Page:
PATRIOTS LINEBACKER ELANDON ROBERTS
Q: What was your reaction on being named a captain this year?
ER: It was a great feeling, of course, to be respected on that level. At the same time, I'm just doing what my job is. Being a captain, it's just another job to do and I'm going to take it with pride and respect the position.
Q: What's on your shirt?
ER: Oh, it's my own little thing. I forgot I had it on, just something I go by and what-not.
Q: What do you mean?
ER: Well, you know, everybody kind of has their own darkgrind. Like you, you guys come and you make a story. When you guys are grinding for a good story or how to take on something, you're in kind of a darkness and you can talk to your colleagues about it, your wife sometimes, your children. Sometimes, they don't always understand that grind and it's nothing on them, it's just your grind is just more to you. Darkgrind, to me, when I'm out here grinding and going day-to-day – all of the personal stuff aside, what I tell my wife or my mom and my dad – I'm feeling like while I'm grinding the way I'm grinding, they'll never understand. It's not a shot at them, but it's just because it's your own personal grind. So, you're kind of always in the dark with it, so it's like a darkgrind.
Q: Do you feel like you could share any part of that with your teammates, and sharing that may have helped you become a captain?
ER: Well, I've been saying darkgrind for a long time, so a lot of my teammates know about it, yeah.
Q: Where were you when you found out?
ER: I found out yesterday during team meeting.
Q: How would you describe your leadership style?
ER: Sometimes I just feel like being a leader is sometimes – you know, when you're doing certain things and when you're helping certain people and when you lead in a certain way – there's no book on how to be a leader. It's just kind of comes. Like I said, it was a humbling experience. My teammates wanted me to be one of their captains, and I'm going to respect the role each day.
Q: What did you learn from Devin McCourty and Dont'a Hightower when you were a young player that helped you become one of the leaders on this team?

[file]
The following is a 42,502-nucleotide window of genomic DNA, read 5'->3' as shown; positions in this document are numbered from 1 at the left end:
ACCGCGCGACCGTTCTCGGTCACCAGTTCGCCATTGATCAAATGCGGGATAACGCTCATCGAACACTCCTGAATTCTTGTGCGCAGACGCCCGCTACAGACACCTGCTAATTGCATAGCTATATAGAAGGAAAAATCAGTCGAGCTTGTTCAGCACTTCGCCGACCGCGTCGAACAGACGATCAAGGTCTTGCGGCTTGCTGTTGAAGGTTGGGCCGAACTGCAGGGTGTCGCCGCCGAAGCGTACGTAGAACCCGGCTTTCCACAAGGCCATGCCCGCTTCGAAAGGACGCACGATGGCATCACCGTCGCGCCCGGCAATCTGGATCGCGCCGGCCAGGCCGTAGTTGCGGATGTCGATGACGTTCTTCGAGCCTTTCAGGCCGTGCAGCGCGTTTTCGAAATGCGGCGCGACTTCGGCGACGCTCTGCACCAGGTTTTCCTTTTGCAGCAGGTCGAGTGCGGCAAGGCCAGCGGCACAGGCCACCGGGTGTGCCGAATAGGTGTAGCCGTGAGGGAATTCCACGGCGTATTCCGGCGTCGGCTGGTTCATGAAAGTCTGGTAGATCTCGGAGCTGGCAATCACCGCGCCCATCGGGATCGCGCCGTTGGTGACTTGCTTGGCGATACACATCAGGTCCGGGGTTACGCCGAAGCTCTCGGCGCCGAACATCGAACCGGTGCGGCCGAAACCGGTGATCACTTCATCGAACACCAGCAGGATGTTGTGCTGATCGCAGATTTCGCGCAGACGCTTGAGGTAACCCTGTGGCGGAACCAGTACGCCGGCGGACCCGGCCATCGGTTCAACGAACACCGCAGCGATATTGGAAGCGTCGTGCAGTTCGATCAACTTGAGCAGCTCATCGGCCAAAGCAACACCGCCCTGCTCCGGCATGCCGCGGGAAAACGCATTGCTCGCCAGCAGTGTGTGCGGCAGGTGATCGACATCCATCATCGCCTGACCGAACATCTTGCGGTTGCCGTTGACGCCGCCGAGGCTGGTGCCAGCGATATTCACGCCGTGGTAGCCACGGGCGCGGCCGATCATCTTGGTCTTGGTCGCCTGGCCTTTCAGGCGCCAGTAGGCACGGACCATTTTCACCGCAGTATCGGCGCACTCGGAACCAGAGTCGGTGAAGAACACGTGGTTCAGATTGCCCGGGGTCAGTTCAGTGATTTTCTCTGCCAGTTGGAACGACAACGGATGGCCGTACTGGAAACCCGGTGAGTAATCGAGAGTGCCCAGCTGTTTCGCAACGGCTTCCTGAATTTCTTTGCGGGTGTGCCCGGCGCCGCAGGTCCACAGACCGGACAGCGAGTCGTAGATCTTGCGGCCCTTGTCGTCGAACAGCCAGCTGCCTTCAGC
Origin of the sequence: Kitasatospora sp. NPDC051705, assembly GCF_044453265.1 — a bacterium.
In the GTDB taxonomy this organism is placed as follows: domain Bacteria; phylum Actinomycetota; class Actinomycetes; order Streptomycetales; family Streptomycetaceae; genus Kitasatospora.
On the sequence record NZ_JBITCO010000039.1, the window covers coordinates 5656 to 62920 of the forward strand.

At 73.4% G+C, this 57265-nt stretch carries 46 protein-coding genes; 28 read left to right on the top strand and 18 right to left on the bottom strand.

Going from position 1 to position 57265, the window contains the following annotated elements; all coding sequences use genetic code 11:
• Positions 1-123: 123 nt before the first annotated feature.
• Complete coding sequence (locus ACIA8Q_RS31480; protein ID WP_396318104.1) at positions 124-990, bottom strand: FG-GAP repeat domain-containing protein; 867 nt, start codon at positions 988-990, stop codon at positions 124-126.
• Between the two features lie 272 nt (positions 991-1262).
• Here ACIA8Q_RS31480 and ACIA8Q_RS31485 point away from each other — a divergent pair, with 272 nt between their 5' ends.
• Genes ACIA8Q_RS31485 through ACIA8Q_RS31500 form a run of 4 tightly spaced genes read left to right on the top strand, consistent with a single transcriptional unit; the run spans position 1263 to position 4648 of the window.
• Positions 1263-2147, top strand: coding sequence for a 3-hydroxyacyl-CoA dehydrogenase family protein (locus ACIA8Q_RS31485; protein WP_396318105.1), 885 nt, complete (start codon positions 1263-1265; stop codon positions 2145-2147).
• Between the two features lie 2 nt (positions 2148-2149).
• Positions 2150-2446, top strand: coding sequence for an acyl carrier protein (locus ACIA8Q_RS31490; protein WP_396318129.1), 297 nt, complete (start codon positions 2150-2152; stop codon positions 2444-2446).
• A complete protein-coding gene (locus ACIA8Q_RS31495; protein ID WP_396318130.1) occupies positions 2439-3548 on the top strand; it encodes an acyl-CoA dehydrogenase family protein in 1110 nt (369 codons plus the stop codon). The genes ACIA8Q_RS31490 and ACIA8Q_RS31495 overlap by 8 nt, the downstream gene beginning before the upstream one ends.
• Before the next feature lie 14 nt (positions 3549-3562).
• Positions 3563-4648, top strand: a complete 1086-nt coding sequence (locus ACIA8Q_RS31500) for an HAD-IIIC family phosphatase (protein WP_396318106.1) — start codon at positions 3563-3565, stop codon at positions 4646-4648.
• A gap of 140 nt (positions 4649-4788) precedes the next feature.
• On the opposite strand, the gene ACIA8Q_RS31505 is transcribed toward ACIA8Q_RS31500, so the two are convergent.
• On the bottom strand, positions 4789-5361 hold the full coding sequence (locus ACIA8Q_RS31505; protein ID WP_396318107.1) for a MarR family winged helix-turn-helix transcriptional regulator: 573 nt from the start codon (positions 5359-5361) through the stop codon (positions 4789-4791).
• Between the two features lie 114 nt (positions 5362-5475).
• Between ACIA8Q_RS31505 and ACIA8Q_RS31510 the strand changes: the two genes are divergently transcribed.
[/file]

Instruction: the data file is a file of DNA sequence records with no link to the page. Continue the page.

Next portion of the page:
ER: To be honest, I learned a lot from that whole locker room. Even though you have your team captains, you have a lot of leaders in the locker room each day. Even though I was recognized – trust me, I feel great about it – but I know there's guys in there, too, that can easily be a team leader, team captain. Just because they don't have the title, I still look at them as a leader. I still look at the ways they're going about themselves, and that whole locker room shows a lot of leadership in it.
Q: How does captain Elandon Roberts compare to rookie Elandon Roberts?
ER: Every day you come to work and you try to grow. Take it one step at a time, one day at a time, and that's me. I feel like from my rookie year until now, it's a lot of growing, and there's still a lot you can do to grow. Each day, I come into the building for my teammates, my coaching staff, anybody in the building, Mr. [Robert] Kraft. I'm just trying to be a better Elandon each day.
Q: Your growth hasn't just been on the field. Can you talk about how your off-the-field experiences have helped you grow as a person?
ER: It's been a great experience this year, even before the season started. I got married to my wife. My wife was pregnant and we just had our first child – a little girl on August 22nd, right before the Thursday night game, so there was some excitement man. Just a lot of blessings. My team knew about it, the coaching staff knew about it, and they were right behind me and excited for me. That's the most important thing, when your family is excited and you come to work and all of your teammates and coaching staff are excited for you. That was a great experience, also. Seeing that child come out, I experienced that for the first time. There's no better feeling.
Q: What was it like when you got to tell your family about being elected captain?
ER: It was great. They were excited. I was kind of focused on the day because at the end of the day we're here to get a job done. When I got back to my locker I had a few text messages, and it was very humbling. I'm definitely honored.
Q: How does it feel to be in the same breath as a captain with some of the storied players who played the position with this honor before you, like Dont'a Hightower, Tedy Bruschi, Willie McGinest and Jerod Mayo?
ER: Like I said, it's humbling because you know the guys that have been in the meetings. It's a role that you shouldn't, and I feel like none of those guys that were in the role, took it lightly. I'm going to do the best in this role for my team.
Q: Are you going to do anything different as a captain or just do what you've been doing because it helped you earn the role?
ER: I'm still doing the same things that I do. That's it. Like you said, it kind of got you there. But with it – it doesn't bring pressure or anything like that, I wouldn't say – but you hold yourself to a different standard because you know your teammates and your coaching staff hold you to a different standard because of that title. So, that's it.